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Old 07-29-2002, 01:11 PM   #11
tedehara
 
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Dojo: Evanston Ki-Aikido
Location: Evanston IL
Join Date: Aug 2000
Posts: 826
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Quote:
George S. Ledyard wrote:
...The strong physical practice leads to a strong spirit. Once you have a strong spirit you can start to subtract out the physical and use the Mind...
While I'm happy to agree that strong training will result in a strong spirit, I've got problems with side issues.

Many people equate strong training with heavy, physical workouts. How many people will be laid up because of physical injuries due to training like this? How many people will have to quit aikido because of injuries, compared to people who will benefit from such training? I recognize you wrote strong training instead of brutal training, however that is a common misconception.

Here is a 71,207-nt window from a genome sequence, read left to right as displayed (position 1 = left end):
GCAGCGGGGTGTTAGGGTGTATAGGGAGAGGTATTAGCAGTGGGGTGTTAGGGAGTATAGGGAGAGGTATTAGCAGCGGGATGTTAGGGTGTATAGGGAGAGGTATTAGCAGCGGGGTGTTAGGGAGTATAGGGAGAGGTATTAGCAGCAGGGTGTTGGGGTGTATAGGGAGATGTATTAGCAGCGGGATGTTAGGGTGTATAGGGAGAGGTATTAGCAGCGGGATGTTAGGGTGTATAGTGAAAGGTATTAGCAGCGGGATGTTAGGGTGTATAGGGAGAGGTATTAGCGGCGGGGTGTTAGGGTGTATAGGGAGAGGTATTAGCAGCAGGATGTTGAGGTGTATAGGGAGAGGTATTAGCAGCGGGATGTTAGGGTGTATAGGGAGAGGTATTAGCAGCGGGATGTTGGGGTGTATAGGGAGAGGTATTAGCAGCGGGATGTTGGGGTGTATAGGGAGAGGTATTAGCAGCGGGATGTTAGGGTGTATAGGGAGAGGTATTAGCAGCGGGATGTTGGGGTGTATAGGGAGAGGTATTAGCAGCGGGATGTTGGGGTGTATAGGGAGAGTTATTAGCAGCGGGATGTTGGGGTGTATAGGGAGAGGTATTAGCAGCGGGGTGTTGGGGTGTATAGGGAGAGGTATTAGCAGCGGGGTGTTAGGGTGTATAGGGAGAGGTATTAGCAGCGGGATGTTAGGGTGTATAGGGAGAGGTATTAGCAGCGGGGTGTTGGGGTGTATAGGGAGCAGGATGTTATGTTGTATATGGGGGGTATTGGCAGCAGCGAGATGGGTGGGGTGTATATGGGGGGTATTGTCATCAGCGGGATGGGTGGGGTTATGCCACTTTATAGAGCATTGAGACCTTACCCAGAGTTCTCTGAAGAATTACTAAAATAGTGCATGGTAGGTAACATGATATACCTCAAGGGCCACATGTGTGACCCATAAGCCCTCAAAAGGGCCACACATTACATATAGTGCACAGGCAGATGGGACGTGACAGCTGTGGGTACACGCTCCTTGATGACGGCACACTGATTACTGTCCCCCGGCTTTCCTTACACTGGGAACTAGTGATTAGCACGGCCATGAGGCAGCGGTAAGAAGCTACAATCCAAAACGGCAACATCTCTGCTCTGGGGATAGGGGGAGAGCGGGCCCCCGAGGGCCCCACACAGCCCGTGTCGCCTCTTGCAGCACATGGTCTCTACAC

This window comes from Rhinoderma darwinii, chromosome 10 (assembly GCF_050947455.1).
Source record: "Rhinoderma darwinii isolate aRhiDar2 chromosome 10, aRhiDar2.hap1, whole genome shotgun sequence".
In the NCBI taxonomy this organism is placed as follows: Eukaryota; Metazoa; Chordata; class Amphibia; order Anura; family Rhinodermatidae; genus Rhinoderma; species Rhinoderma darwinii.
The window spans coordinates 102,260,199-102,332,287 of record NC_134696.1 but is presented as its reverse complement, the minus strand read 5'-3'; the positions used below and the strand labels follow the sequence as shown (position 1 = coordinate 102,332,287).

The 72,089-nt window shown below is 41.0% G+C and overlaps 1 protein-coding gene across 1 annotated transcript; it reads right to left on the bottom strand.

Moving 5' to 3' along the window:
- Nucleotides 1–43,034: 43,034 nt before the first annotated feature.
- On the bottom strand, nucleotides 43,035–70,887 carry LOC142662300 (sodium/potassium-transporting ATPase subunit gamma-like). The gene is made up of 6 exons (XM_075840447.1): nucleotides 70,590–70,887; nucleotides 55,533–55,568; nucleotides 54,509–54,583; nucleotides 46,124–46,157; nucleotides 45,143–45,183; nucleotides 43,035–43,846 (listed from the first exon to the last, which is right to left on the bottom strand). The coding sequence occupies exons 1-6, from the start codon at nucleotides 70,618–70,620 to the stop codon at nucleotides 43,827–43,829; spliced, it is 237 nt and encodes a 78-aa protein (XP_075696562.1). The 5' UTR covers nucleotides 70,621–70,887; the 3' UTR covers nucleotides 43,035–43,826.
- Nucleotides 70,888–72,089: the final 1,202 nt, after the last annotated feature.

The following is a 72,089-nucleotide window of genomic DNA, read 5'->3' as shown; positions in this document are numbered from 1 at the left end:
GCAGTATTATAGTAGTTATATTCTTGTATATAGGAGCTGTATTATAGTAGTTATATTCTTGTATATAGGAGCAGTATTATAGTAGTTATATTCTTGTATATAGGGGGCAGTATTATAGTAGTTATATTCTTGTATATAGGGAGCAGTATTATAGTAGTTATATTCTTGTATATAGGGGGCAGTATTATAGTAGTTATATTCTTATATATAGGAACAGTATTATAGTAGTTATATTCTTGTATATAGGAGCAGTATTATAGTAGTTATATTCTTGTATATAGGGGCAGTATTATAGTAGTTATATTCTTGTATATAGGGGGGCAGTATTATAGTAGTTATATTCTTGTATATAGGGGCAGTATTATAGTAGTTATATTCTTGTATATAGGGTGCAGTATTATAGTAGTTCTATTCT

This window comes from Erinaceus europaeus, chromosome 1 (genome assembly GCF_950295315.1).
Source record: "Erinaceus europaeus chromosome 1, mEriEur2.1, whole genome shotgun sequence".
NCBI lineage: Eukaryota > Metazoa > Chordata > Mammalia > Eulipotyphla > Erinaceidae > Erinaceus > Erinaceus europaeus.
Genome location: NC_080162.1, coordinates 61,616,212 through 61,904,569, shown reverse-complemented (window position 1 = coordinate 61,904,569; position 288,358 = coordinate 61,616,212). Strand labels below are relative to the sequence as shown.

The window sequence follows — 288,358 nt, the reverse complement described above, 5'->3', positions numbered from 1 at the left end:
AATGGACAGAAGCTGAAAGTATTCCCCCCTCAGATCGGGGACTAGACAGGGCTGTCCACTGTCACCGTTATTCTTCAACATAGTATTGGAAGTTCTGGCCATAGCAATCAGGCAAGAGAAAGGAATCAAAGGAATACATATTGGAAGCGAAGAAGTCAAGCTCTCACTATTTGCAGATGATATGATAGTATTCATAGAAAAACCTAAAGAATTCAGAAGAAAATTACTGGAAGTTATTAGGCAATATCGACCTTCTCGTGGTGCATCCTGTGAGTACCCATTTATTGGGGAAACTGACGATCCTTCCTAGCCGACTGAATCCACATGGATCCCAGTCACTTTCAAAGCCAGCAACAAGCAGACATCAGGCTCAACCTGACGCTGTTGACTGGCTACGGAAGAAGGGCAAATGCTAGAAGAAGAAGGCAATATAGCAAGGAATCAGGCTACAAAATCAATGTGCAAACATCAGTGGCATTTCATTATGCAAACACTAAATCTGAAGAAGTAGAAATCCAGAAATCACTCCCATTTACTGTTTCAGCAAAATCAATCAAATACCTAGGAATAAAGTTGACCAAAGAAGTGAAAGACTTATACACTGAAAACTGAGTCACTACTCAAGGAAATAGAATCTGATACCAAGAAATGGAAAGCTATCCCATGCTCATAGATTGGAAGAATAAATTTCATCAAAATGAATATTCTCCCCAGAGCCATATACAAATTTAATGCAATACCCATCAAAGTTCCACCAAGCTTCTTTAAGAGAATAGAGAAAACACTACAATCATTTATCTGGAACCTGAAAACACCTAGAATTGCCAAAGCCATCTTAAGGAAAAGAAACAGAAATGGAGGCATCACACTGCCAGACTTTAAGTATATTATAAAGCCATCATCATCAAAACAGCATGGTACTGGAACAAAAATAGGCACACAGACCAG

Everyone from Admur to Gleason that you have mentioned, has trained in Japan for several years. Very few of us will have an opportunity to train there. Is that the only place we can find this type of intense training?

As another internal art, Tai Chi also faces a similar problem. Yet serious practioners of Tai Chi usually practice Qigong, a meditative art that teaches people how to relax and focus their mind. Developing exercises that trains the mind might also help an aikidoist's practice.

Whether you try to develop a person's spirit through exercises or strong training, it isn't an easy thing to achieve. For someone to extend their mind beyond their body and perform a technique, IMHO should be considered to be an advanced aikidoist.

I would be glad to hear any thoughts on the subject. Especially interested to read an article, if you decide to write it.

Last edited by tedehara : 07-29-2002 at 01:39 PM.

It is not practice that makes perfect, it is correct practice that makes perfect.
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